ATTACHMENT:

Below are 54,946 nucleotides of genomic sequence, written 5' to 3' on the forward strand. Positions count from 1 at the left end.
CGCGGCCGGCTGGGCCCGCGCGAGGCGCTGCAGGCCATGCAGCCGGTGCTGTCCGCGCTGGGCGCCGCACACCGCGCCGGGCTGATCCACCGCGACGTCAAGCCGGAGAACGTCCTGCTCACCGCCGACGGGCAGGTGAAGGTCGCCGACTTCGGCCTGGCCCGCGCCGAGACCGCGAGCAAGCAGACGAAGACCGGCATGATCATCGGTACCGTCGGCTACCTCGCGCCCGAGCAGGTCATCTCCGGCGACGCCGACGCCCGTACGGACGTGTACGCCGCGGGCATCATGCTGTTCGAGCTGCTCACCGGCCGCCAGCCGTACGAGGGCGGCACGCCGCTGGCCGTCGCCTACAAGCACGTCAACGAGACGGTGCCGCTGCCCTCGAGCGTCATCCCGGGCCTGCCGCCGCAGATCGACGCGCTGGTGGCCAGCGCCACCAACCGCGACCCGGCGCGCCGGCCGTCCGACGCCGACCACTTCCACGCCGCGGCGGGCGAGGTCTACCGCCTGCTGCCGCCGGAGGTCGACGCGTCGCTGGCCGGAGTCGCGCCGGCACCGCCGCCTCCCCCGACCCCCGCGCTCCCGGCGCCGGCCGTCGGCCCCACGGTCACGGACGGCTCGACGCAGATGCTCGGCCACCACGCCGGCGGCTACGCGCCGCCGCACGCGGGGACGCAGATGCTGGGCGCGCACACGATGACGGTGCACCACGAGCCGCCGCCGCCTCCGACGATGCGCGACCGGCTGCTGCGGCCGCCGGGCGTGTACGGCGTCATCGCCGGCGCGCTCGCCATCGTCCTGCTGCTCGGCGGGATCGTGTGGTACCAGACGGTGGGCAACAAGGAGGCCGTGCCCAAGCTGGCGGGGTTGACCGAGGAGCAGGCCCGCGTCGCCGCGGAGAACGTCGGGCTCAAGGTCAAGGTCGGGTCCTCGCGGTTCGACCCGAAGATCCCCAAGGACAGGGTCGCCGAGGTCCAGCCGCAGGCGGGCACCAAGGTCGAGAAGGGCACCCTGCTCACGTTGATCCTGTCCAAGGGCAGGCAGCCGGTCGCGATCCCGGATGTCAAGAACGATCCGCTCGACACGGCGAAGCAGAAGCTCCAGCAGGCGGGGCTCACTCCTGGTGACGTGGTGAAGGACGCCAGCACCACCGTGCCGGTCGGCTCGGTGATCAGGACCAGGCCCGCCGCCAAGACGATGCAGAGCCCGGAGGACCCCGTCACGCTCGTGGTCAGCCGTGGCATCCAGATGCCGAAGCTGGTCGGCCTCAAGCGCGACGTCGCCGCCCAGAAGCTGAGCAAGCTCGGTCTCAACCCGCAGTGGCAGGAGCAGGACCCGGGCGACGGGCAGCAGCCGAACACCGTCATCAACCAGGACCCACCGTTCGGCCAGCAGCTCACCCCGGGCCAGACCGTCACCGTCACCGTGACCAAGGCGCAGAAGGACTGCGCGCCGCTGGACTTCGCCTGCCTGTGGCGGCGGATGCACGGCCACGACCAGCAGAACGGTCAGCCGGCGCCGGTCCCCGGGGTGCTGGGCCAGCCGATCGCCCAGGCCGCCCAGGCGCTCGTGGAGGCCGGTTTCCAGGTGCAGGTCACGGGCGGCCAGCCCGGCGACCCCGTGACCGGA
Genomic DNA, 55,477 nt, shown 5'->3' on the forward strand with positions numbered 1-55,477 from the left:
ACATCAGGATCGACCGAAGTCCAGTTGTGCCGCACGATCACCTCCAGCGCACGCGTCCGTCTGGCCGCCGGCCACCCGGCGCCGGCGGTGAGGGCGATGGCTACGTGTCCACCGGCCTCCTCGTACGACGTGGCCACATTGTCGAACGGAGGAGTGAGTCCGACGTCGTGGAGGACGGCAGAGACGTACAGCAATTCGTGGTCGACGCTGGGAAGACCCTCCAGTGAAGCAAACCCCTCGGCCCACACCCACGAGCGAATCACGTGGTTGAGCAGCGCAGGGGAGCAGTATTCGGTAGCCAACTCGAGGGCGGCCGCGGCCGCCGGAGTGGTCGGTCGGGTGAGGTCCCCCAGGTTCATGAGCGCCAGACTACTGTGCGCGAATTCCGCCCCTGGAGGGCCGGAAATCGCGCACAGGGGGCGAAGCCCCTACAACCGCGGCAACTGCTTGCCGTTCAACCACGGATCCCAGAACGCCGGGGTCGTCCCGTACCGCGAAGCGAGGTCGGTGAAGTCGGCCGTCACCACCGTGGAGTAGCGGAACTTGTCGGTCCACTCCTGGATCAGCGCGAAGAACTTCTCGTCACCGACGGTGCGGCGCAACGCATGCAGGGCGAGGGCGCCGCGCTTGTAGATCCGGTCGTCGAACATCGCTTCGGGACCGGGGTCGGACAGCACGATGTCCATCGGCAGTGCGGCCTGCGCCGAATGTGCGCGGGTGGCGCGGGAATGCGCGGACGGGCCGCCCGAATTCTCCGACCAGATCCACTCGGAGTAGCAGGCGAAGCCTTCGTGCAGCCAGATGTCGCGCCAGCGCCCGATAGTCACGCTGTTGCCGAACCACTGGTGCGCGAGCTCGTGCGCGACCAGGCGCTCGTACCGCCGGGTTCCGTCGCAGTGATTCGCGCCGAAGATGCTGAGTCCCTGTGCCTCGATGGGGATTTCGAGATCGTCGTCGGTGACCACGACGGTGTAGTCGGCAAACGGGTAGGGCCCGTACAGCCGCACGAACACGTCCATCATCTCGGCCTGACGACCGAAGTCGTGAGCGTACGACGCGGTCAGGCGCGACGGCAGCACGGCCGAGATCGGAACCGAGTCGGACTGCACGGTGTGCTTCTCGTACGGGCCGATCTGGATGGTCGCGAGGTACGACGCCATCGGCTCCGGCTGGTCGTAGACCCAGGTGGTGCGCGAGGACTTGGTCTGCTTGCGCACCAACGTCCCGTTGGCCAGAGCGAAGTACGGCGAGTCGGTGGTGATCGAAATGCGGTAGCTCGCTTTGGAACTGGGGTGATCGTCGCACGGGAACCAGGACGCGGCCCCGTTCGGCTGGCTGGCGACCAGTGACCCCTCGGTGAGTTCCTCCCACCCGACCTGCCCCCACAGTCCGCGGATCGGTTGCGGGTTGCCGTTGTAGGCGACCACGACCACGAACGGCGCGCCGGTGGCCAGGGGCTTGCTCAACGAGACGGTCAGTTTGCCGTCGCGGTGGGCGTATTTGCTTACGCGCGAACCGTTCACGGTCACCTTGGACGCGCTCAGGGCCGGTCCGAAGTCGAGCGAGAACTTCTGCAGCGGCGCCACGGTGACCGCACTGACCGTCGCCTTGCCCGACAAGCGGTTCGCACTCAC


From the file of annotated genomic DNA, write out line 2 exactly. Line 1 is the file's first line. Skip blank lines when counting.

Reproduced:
CGCGGCCGGCTGGGCCCGCGCGAGGCGCTGCAGGCCATGCAGCCGGTGCTGTCCGCGCTGGGCGCCGCACACCGCGCCGGGCTGATCCACCGCGACGTCAAGCCGGAGAACGTCCTGCTCACCGCCGACGGGCAGGTGAAGGTCGCCGACTTCGGCCTGGCCCGCGCCGAGACCGCGAGCAAGCAGACGAAGACCGGCATGATCATCGGTACCGTCGGCTACCTCGCGCCCGAGCAGGTCATCTCCGGCGACGCCGACGCCCGTACGGACGTGTACGCCGCGGGCATCATGCTGTTCGAGCTGCTCACCGGCCGCCAGCCGTACGAGGGCGGCACGCCGCTGGCCGTCGCCTACAAGCACGTCAACGAGACGGTGCCGCTGCCCTCGAGCGTCATCCCGGGCCTGCCGCCGCAGATCGACGCGCTGGTGGCCAGCGCCACCAACCGCGACCCGGCGCGCCGGCCGTCCGACGCCGACCACTTCCACGCCGCGGCGGGCGAGGTCTACCGCCTGCTGCCGCCGGAGGTCGACGCGTCGCTGGCCGGAGTCGCGCCGGCACCGCCGCCTCCCCCGACCCCCGCGCTCCCGGCGCCGGCCGTCGGCCCCACGGTCACGGACGGCTCGACGCAGATGCTCGGCCACCACGCCGGCGGCTACGCGCCGCCGCACGCGGGGACGCAGATGCTGGGCGCGCACACGATGACGGTGCACCACGAGCCGCCGCCGCCTCCGACGATGCGCGACCGGCTGCTGCGGCCGCCGGGCGTGTACGGCGTCATCGCCGGCGCGCTCGCCATCGTCCTGCTGCTCGGCGGGATCGTGTGGTACCAGACGGTGGGCAACAAGGAGGCCGTGCCCAAGCTGGCGGGGTTGACCGAGGAGCAGGCCCGCGTCGCCGCGGAGAACGTCGGGCTCAAGGTCAAGGTCGGGTCCTCGCGGTTCGACCCGAAGATCCCCAAGGACAGGGTCGCCGAGGTCCAGCCGCAGGCGGGCACCAAGGTCGAGAAGGGCACCCTGCTCACGTTGATCCTGTCCAAGGGCAGGCAGCCGGTCGCGATCCCGGATGTCAAGAACGATCCGCTCGACACGGCGAAGCAGAAGCTCCAGCAGGCGGGGCTCACTCCTGGTGACGTGGTGAAGGACGCCAGCACCACCGTGCCGGTCGGCTCGGTGATCAGGACCAGGCCCGCCGCCAAGACGATGCAGAGCCCGGAGGACCCCGTCACGCTCGTGGTCAGCCGTGGCATCCAGATGCCGAAGCTGGTCGGCCTCAAGCGCGACGTCGCCGCCCAGAAGCTGAGCAAGCTCGGTCTCAACCCGCAGTGGCAGGAGCAGGACCCGGGCGACGGGCAGCAGCCGAACACCGTCATCAACCAGGACCCACCGTTCGGCCAGCAGCTCACCCCGGGCCAGACCGTCACCGTCACCGTGACCAAGGCGCAGAAGGACTGCGCGCCGCTGGACTTCGCCTGCCTGTGGCGGCGGATGCACGGCCACGACCAGCAGAACGGTCAGCCGGCGCCGGTCCCCGGGGTGCTGGGCCAGCCGATCGCCCAGGCCGCCCAGGCGCTCGTGGAGGCCGGTTTCCAGGTGCAGGTCACGGGCGGCCAGCCCGGCGACCCCGTGACCGGA